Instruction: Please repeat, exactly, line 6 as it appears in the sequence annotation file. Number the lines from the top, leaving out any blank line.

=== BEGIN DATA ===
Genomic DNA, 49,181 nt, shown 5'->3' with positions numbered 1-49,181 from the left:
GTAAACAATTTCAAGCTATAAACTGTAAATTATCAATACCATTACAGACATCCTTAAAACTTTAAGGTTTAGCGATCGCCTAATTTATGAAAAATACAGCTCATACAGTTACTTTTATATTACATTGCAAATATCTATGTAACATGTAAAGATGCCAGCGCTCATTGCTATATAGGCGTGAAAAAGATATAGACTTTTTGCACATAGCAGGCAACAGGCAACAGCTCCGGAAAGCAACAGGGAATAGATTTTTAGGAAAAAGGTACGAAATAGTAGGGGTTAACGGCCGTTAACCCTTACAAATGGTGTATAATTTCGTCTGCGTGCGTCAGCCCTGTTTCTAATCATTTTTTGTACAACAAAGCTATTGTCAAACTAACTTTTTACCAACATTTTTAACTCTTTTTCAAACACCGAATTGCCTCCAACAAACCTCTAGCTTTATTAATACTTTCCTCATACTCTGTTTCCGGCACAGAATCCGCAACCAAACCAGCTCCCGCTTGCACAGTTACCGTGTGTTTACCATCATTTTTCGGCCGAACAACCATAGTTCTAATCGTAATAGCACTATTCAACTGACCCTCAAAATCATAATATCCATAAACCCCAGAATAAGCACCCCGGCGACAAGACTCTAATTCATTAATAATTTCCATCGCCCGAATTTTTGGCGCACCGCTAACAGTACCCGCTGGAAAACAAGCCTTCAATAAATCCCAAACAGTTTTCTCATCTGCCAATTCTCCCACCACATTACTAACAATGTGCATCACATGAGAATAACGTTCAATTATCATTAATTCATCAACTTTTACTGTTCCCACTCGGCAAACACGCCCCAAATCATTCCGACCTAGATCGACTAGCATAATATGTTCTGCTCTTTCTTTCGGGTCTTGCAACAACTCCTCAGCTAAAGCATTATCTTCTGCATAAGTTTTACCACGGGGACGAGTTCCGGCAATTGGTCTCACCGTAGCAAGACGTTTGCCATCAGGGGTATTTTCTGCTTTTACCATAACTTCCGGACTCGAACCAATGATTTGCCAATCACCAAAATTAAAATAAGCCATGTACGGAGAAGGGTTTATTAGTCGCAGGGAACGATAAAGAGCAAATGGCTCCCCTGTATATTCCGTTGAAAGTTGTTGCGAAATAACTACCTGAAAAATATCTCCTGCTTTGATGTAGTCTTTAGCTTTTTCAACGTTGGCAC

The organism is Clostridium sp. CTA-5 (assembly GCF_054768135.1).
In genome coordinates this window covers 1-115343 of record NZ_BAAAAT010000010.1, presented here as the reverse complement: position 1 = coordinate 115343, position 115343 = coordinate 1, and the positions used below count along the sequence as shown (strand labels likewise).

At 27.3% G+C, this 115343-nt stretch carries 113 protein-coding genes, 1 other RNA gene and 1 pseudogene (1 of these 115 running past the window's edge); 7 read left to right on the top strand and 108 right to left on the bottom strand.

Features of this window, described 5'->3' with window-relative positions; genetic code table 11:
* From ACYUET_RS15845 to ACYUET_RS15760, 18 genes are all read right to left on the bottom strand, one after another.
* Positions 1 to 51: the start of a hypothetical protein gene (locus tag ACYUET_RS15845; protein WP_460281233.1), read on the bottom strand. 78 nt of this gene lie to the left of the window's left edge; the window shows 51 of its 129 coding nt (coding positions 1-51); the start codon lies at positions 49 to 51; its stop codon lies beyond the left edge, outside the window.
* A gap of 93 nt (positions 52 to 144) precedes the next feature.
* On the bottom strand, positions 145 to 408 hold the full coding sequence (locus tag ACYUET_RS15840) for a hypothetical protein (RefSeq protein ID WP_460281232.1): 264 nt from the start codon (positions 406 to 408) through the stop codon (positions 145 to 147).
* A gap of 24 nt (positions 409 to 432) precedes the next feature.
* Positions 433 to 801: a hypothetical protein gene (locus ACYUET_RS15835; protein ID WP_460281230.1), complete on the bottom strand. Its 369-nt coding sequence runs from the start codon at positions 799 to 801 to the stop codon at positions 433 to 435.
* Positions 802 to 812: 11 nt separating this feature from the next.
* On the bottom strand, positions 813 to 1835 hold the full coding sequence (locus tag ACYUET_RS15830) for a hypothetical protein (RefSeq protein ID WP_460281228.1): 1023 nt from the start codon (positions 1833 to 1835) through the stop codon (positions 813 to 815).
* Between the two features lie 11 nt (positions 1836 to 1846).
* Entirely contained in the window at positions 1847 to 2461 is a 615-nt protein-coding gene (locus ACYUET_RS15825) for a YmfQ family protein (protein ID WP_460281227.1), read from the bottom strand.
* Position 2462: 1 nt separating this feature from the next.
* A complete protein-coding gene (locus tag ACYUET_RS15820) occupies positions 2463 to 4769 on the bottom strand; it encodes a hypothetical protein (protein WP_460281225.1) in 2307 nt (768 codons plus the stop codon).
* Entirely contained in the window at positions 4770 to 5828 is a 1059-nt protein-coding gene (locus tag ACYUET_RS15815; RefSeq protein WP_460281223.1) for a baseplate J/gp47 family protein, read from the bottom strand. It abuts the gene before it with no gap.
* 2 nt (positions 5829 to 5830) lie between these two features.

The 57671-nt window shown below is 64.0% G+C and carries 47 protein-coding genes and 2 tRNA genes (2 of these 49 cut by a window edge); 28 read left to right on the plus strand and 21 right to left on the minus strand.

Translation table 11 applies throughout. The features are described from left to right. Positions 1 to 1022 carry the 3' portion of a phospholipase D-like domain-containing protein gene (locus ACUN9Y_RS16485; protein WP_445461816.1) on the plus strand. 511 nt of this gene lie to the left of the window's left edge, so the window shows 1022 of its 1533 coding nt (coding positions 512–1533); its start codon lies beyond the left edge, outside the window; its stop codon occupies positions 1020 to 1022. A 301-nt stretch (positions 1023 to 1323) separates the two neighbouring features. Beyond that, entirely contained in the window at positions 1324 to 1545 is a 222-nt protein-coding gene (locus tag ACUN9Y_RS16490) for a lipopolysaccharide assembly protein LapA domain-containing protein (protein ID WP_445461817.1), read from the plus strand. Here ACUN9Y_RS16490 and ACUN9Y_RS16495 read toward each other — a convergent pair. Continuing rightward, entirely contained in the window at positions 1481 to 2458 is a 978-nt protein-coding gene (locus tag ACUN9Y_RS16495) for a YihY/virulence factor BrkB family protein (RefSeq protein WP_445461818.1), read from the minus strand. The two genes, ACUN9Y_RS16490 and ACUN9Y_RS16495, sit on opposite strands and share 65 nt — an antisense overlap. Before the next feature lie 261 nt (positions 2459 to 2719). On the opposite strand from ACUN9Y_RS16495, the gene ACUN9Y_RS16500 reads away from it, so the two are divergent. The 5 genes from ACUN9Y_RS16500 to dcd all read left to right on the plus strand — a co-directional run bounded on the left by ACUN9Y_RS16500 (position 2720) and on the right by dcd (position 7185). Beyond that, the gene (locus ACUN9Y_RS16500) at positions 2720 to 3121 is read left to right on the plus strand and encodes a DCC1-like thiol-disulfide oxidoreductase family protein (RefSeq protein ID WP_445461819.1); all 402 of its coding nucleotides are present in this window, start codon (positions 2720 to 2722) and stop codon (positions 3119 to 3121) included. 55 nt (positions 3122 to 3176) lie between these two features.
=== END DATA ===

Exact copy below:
Features of this window, described 5'->3' with window-relative positions; genetic code table 11: